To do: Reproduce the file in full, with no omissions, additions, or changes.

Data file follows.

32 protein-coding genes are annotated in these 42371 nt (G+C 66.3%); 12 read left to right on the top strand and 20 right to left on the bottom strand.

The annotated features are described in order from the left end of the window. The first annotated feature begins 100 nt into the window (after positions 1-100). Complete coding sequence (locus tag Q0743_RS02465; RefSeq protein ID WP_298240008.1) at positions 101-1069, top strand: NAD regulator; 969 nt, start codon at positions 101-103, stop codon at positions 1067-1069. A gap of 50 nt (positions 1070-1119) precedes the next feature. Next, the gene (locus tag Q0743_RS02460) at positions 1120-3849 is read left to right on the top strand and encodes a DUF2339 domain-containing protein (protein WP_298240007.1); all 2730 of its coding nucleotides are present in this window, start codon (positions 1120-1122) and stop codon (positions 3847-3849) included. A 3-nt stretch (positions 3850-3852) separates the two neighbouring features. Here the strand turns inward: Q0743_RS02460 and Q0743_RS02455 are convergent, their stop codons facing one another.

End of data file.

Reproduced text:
32 protein-coding genes are annotated in these 42371 nt (G+C 66.3%); 12 read left to right on the top strand and 20 right to left on the bottom strand.

The annotated features are described in order from the left end of the window. The first annotated feature begins 100 nt into the window (after positions 1-100). Complete coding sequence (locus tag Q0743_RS02465; RefSeq protein ID WP_298240008.1) at positions 101-1069, top strand: NAD regulator; 969 nt, start codon at positions 101-103, stop codon at positions 1067-1069. A gap of 50 nt (positions 1070-1119) precedes the next feature. Next, the gene (locus tag Q0743_RS02460) at positions 1120-3849 is read left to right on the top strand and encodes a DUF2339 domain-containing protein (protein WP_298240007.1); all 2730 of its coding nucleotides are present in this window, start codon (positions 1120-1122) and stop codon (positions 3847-3849) included. A 3-nt stretch (positions 3850-3852) separates the two neighbouring features. Here the strand turns inward: Q0743_RS02460 and Q0743_RS02455 are convergent, their stop codons facing one another.